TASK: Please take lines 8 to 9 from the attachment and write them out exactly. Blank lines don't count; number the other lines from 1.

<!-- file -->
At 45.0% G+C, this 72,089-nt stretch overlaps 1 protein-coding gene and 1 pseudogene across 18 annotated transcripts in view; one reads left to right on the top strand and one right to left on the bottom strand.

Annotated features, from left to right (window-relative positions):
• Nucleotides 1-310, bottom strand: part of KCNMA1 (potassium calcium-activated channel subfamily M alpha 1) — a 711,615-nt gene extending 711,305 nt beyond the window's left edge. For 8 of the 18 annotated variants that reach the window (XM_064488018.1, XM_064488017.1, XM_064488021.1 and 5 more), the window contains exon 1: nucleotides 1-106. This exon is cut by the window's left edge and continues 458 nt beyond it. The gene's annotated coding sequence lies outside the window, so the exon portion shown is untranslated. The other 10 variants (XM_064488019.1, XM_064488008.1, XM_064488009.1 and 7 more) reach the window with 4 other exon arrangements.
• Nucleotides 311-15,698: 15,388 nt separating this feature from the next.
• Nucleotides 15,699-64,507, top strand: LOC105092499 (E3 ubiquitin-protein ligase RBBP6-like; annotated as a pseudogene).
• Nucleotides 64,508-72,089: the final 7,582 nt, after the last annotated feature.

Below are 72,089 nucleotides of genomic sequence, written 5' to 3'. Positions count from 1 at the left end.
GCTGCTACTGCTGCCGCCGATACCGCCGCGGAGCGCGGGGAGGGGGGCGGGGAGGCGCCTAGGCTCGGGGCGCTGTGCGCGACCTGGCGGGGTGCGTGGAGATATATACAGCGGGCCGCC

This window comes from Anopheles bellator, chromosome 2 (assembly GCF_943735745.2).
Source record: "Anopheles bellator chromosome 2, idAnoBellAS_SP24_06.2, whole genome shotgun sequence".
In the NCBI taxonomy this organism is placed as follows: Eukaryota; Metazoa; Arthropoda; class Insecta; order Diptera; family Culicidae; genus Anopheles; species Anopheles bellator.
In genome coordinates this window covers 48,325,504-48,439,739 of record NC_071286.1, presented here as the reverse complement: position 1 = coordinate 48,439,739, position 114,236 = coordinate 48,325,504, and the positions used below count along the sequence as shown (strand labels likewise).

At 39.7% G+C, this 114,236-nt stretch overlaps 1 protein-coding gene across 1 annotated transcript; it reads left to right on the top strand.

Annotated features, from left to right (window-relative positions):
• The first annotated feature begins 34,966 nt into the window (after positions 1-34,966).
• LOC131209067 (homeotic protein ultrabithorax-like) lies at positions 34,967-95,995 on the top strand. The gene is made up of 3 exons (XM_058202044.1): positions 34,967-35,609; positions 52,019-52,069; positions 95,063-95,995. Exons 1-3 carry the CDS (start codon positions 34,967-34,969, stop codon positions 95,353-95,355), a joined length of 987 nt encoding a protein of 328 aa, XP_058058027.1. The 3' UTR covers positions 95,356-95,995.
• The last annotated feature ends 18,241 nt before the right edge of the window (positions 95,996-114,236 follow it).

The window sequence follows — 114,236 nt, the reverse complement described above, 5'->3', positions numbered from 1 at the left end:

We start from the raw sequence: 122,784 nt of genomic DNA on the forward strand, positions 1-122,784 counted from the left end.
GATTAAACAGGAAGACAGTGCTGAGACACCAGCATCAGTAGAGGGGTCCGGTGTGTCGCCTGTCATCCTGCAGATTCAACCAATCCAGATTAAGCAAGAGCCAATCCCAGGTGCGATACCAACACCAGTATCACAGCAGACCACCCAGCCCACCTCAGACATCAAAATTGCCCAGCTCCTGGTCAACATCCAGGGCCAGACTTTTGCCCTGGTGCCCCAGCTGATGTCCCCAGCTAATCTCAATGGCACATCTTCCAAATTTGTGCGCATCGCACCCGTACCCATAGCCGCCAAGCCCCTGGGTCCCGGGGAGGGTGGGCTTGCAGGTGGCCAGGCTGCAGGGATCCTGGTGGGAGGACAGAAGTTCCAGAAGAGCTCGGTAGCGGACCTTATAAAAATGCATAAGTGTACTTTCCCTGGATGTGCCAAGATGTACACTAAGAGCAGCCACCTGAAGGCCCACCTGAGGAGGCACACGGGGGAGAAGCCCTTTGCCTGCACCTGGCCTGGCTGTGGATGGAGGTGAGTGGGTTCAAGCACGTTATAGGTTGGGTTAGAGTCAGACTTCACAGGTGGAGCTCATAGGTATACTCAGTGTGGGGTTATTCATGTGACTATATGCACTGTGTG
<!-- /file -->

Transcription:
GCTGCTACTGCTGCCGCCGATACCGCCGCGGAGCGCGGGGAGGGGGGCGGGGAGGCGCCTAGGCTCGGGGCGCTGTGCGCGACCTGGCGGGGTGCGTGGAGATATATACAGCGGGCCGCC

This window comes from Anopheles bellator, chromosome 2 (assembly GCF_943735745.2).